Pretty much anything Steampunk is eligible. Except – and this is important – for novels or short stories.

Cool huh?

Opportunity #2: Nathan Brandsford
In honor of his book's release. Contest closes tomorrow!

From his website.

Here's how to enter to win the Kindle with Special Offers:

Step #1: Follow me on Twitter (click this link)

Step #2: Re-Tweet the official contest Tweet (click this link)

Step #3: Post a tweet about how you know when you're in trouble. You MUST include the exact hashtag #YouKnowYoureInTroubleWhen

#YouKnowYoureInTroubleWhen you break the universe.
#YouKnowYoureInTroubleWhen you land on a planet that smells like burp breath.
#YouKnowYoureInTroubleWhen you sit on your cat.

Here be the rules:
  • Do not post the same Tweet more than once. 
  • Use the hashtag however many times you want, but only the first entry will be considered for entry into the sweepstakes.
  • The sweepstakes closes Wednesday at 7pm Pacific time
  • I'll randomly select a potential winner and notify that individual by Direct Message
  • You must be a resident of the United States, age 18 or older in order to enter (Sorry international readers! Sweepstakes rules!)
  • Please follow the full contest rules HERE

Personally, I'm going to make a go at that Angry Robot contest. I'll share with you next week what I did. (grin)

Monday, May 9, 2011

Invincible Summer Contest WINNERS!!

So. Last week, Operation Awesome had another uber-successful Mystery Agent contest, and today I'm celebrating with more winners. This time, it's the three lucky people chosen for Hannah Moskowitz's Invincible Summer giveaway!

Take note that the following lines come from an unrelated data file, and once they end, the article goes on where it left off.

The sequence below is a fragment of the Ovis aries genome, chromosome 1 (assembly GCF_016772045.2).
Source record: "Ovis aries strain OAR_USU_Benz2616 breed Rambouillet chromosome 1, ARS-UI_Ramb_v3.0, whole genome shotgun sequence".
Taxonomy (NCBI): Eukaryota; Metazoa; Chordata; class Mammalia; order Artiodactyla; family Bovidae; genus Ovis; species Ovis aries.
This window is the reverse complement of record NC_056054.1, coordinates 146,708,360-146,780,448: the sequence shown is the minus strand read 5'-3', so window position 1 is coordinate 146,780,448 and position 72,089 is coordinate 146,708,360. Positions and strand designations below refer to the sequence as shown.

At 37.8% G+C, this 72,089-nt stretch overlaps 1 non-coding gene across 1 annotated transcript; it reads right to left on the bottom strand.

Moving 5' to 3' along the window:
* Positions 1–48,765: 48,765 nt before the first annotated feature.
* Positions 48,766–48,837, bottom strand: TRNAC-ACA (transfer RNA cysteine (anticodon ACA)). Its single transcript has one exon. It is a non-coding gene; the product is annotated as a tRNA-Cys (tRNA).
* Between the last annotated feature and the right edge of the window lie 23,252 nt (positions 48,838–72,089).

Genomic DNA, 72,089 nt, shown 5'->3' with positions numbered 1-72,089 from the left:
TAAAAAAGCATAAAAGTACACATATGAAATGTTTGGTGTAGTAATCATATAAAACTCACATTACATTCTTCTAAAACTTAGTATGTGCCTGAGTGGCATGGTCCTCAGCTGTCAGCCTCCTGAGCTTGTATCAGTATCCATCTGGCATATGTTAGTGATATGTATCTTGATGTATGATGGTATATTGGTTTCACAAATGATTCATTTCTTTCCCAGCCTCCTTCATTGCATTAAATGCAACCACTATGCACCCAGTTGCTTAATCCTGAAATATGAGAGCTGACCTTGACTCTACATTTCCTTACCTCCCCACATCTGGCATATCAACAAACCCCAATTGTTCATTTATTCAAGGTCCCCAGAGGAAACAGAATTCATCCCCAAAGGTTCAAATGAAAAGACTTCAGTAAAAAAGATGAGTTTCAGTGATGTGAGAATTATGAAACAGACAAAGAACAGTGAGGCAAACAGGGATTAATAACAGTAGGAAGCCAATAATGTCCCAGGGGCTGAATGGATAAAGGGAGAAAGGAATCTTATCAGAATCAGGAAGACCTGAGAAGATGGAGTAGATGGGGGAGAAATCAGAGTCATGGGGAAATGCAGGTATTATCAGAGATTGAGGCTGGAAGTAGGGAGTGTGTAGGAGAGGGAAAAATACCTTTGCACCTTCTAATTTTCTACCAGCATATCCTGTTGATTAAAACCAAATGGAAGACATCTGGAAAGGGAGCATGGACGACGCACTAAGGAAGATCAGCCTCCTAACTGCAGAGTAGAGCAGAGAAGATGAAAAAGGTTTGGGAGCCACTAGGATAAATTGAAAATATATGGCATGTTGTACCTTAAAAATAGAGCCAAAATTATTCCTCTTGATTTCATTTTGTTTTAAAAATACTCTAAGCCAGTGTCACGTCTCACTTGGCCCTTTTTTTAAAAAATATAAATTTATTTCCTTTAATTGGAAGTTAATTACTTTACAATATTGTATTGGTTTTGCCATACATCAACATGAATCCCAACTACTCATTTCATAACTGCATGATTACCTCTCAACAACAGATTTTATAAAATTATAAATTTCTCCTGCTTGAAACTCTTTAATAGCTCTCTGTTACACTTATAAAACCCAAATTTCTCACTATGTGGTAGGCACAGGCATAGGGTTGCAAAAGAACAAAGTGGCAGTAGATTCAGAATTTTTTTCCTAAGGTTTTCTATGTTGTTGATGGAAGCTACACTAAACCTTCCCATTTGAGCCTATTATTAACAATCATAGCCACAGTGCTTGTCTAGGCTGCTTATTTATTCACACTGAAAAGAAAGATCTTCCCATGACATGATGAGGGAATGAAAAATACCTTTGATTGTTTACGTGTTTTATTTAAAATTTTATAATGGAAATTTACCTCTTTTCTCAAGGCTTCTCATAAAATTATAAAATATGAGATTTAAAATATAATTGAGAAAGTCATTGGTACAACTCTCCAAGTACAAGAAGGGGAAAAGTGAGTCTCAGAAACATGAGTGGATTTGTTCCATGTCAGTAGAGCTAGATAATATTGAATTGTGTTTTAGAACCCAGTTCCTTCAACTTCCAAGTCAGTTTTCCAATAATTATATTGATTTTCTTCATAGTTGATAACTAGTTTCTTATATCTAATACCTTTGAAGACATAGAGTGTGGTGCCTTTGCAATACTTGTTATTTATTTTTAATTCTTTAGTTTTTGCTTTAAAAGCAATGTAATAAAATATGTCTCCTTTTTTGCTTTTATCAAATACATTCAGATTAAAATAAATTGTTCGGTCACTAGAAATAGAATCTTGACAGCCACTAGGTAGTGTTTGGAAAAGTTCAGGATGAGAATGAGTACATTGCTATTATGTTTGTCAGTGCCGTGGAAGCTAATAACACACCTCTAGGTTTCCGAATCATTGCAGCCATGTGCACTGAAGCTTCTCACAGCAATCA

Ze winners are...

Erica (screen name: erica and christy) wins a SIGNED BOOKMARK!!

Joana wins a SIGNED BOOKMARK!!

and the grand prize of an Invincible Summer copy and a signed bookmark goes to...


*tosses confetti*

Congrats, y'all!!! Please send me your addresses to OperationAwesome6 (at) gmail (dot) com!!!

Thanks to all who participated. If you didn't win, don't fret. There are MORE contests in the works ;)

Now tell me: any writing goals this week?? Or books you've recently bought?? 

Wednesday, May 4, 2011

Contest Surprise #2 :D Mystery Agent Revealed!

Okay, well, we realized after posting yesterday that we couldn't keep our Mystery Agent a secret because we needed to let the finalists know who she was so they could send in their pages. Soooo…we figured we’d let the rest of you in on the secret as well :)

Our May’s Mystery Agent is none other than my own supremely fabulous agent.....

Krista Goering!!!!
I have absolutely loved working with Krista and am so excited for our finalists. Good luck to all of you!!!

I asked Krista a few questions which she was kind enough to answer :)

Is there anything specific you’re just dying to get your hands on?

I love mysteries and thrillers – and would love to get my hands on a great one. I’m also interested in paranormal, romance and historicals, including alternate history novels. 

What is your biggest pet peeve when it comes to queries or submissions?

My biggest pet peeve is being addressed as “Dear literary agent” or (worse) “Dear editor” or (worst) “To whom it may concern.”